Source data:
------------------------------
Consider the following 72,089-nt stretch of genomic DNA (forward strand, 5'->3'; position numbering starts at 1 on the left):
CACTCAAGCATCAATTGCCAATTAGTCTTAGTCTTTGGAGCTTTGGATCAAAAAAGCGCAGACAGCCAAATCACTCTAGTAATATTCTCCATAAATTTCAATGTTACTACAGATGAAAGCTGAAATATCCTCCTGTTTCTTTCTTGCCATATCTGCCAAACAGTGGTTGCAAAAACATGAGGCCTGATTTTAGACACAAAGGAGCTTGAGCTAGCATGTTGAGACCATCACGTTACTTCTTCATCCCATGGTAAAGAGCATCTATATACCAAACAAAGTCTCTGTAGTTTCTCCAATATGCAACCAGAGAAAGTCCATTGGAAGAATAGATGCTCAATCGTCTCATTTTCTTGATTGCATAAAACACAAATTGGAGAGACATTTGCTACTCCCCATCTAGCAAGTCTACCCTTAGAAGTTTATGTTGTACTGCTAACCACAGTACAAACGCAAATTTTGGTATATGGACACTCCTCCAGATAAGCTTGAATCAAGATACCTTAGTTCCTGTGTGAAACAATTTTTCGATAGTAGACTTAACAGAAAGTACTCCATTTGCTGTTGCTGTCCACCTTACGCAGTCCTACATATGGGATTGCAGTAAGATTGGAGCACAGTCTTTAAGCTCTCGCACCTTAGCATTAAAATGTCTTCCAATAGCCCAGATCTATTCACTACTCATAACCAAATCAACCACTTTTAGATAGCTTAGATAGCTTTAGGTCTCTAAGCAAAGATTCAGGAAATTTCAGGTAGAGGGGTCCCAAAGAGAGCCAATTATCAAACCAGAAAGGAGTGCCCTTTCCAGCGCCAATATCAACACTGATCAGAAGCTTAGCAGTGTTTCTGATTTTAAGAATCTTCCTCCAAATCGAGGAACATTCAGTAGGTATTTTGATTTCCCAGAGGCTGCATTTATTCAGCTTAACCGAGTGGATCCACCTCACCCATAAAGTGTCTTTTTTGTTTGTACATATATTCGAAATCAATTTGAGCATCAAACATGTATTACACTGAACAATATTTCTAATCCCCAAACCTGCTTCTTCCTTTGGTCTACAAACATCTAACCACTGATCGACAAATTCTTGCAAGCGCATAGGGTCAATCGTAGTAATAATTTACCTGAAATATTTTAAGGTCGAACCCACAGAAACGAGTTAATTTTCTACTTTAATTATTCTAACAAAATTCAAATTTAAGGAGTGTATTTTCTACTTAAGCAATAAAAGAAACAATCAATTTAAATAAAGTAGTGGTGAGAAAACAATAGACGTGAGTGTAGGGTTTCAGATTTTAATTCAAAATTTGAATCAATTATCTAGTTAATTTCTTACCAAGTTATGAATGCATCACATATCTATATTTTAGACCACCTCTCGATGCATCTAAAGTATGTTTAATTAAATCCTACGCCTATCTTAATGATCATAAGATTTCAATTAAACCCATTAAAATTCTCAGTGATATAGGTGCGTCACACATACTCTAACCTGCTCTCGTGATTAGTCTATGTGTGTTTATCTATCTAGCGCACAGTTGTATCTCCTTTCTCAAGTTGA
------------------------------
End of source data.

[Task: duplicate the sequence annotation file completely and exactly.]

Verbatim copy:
Consider the following 72,089-nt stretch of genomic DNA (forward strand, 5'->3'; position numbering starts at 1 on the left):
CACTCAAGCATCAATTGCCAATTAGTCTTAGTCTTTGGAGCTTTGGATCAAAAAAGCGCAGACAGCCAAATCACTCTAGTAATATTCTCCATAAATTTCAATGTTACTACAGATGAAAGCTGAAATATCCTCCTGTTTCTTTCTTGCCATATCTGCCAAACAGTGGTTGCAAAAACATGAGGCCTGATTTTAGACACAAAGGAGCTTGAGCTAGCATGTTGAGACCATCACGTTACTTCTTCATCCCATGGTAAAGAGCATCTATATACCAAACAAAGTCTCTGTAGTTTCTCCAATATGCAACCAGAGAAAGTCCATTGGAAGAATAGATGCTCAATCGTCTCATTTTCTTGATTGCATAAAACACAAATTGGAGAGACATTTGCTACTCCCCATCTAGCAAGTCTACCCTTAGAAGTTTATGTTGTACTGCTAACCACAGTACAAACGCAAATTTTGGTATATGGACACTCCTCCAGATAAGCTTGAATCAAGATACCTTAGTTCCTGTGTGAAACAATTTTTCGATAGTAGACTTAACAGAAAGTACTCCATTTGCTGTTGCTGTCCACCTTACGCAGTCCTACATATGGGATTGCAGTAAGATTGGAGCACAGTCTTTAAGCTCTCGCACCTTAGCATTAAAATGTCTTCCAATAGCCCAGATCTATTCACTACTCATAACCAAATCAACCACTTTTAGATAGCTTAGATAGCTTTAGGTCTCTAAGCAAAGATTCAGGAAATTTCAGGTAGAGGGGTCCCAAAGAGAGCCAATTATCAAACCAGAAAGGAGTGCCCTTTCCAGCGCCAATATCAACACTGATCAGAAGCTTAGCAGTGTTTCTGATTTTAAGAATCTTCCTCCAAATCGAGGAACATTCAGTAGGTATTTTGATTTCCCAGAGGCTGCATTTATTCAGCTTAACCGAGTGGATCCACCTCACCCATAAAGTGTCTTTTTTGTTTGTACATATATTCGAAATCAATTTGAGCATCAAACATGTATTACACTGAACAATATTTCTAATCCCCAAACCTGCTTCTTCCTTTGGTCTACAAACATCTAACCACTGATCGACAAATTCTTGCAAGCGCATAGGGTCAATCGTAGTAATAATTTACCTGAAATATTTTAAGGTCGAACCCACAGAAACGAGTTAATTTTCTACTTTAATTATTCTAACAAAATTCAAATTTAAGGAGTGTATTTTCTACTTAAGCAATAAAAGAAACAATCAATTTAAATAAAGTAGTGGTGAGAAAACAATAGACGTGAGTGTAGGGTTTCAGATTTTAATTCAAAATTTGAATCAATTATCTAGTTAATTTCTTACCAAGTTATGAATGCATCACATATCTATATTTTAGACCACCTCTCGATGCATCTAAAGTATGTTTAATTAAATCCTACGCCTATCTTAATGATCATAAGATTTCAATTAAACCCATTAAAATTCTCAGTGATATAGGTGCGTCACACATACTCTAACCTGCTCTCGTGATTAGTCTATGTGTGTTTATCTATCTAGCGCACAGTTGTATCTCCTTTCTCAAGTTGA